22nd April 2018
Established 1872. Online since 1996.

Museum to welcome major 16th century artwork

1 comment, , by , in News, ST Online

The Shetland Museum will this summer welcome one of the most important artworks to ever be exhibited in the isles.

Hans Holbein the Younger
A Lady with a Squirrel and a Starling (Anne Lovell?), about 1526-8
The National Gallery, London. Bought with contributions from the National Heritage Memorial Fund and The Art Fund and Mr J. Paul Getty Jnr (through the American Friends of the National Gallery, London), 1992

The 1520s painting A Lady with a Squirrel and a Starling, by Hans Holbein the Younger, is being loaned to the museum by the National Gallery as part of their Masterpiece Tour 2018.

Holbein, regarded as one of the greatest Old Masters of 16th Century art, is famous for creating aristocratic portraits such as Henry VIII. The painting to be loaned to Shetland depicts a sitter (possibly Anne Lovell) with creatures that are symbolic of the family name and coat of arms.

The painting will be exhibited from 4th May until 15th July this year.

Museum curator Dr Ian Tait said: “We are delighted to host Holbein’s A Lady with a Squirrel and a Starling.

“This prestigious loan will give islanders the unique opportunity to see, and enjoy, a masterpiece by a world-class artist, thanks to the kindness of a world-class gallery.”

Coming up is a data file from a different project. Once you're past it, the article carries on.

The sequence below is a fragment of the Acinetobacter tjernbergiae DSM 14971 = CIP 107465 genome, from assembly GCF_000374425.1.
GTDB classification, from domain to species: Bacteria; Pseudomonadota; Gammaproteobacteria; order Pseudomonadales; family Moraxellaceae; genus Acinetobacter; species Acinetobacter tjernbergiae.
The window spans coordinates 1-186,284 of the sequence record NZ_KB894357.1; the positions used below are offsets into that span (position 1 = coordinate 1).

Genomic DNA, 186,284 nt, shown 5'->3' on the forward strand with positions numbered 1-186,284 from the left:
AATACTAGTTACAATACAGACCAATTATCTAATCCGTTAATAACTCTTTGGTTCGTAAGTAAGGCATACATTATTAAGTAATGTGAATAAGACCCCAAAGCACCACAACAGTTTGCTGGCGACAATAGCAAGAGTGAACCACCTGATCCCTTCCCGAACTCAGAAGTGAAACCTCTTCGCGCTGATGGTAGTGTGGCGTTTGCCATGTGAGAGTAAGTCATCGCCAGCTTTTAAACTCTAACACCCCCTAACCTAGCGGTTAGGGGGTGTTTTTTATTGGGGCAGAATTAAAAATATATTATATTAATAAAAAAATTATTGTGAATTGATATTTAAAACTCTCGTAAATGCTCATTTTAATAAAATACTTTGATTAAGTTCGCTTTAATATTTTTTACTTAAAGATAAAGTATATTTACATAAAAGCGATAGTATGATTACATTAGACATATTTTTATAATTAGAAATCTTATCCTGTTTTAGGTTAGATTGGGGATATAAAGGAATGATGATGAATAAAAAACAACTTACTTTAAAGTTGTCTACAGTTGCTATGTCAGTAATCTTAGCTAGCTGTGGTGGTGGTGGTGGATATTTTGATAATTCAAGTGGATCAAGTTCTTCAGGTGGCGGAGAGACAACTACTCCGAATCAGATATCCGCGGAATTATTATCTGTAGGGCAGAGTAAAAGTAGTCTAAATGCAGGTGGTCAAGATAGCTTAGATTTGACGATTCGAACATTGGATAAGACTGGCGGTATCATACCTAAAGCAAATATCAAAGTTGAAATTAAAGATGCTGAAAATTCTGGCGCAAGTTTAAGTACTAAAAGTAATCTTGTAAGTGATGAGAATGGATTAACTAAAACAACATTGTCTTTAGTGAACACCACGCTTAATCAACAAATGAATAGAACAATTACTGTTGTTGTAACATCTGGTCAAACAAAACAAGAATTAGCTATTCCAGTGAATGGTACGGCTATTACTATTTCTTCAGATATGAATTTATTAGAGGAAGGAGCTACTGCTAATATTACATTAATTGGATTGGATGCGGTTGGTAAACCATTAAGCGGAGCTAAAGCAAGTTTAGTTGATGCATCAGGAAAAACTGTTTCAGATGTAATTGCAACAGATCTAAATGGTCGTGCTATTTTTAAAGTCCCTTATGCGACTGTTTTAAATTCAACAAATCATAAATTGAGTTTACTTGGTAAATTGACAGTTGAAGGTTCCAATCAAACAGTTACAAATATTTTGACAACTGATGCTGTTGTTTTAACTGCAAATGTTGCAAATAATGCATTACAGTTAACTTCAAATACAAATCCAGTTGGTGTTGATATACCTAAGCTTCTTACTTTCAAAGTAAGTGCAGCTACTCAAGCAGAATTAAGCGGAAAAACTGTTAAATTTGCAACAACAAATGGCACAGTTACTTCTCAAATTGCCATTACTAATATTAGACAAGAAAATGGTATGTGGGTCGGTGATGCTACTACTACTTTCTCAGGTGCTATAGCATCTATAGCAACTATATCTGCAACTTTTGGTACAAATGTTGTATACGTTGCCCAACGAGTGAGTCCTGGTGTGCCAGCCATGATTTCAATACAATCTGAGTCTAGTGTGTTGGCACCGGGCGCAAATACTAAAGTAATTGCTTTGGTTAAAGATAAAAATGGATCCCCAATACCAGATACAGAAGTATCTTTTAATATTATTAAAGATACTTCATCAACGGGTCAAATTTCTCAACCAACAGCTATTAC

One comment

  1. David Spence

    A fantastic and beautiful piece of artwork.

    It is certainly inspirational in reflecting the skill, talent and beauty of art of such a long time ago. I would anticipate this beautiful piece of artwork would encourage and motivate any person interested in art to bring out their skills in not only portrait art but many other forms of art.

    In many cases it also highlights, to a degree, the only way one could get a portrait of themselves was through art and literally nothing else.

    It reminds me of the Van Gogh painting ‘ The starry night ‘ where the subject of the painting was the sky and not the church steeple, village or the tree’s. I suspect Van Goghs starry night painting was inspired by the impact of the new technology which was emerging, this of photography, but moreso the subject of the sky and the stars being the main feature of the painting, which was very unusual within art.

    Photography may have inspired more artists to look within themselves and to transfer this into art as a representation of how they saw what was around them, hence, I think, the birth of modern art?

    Reply

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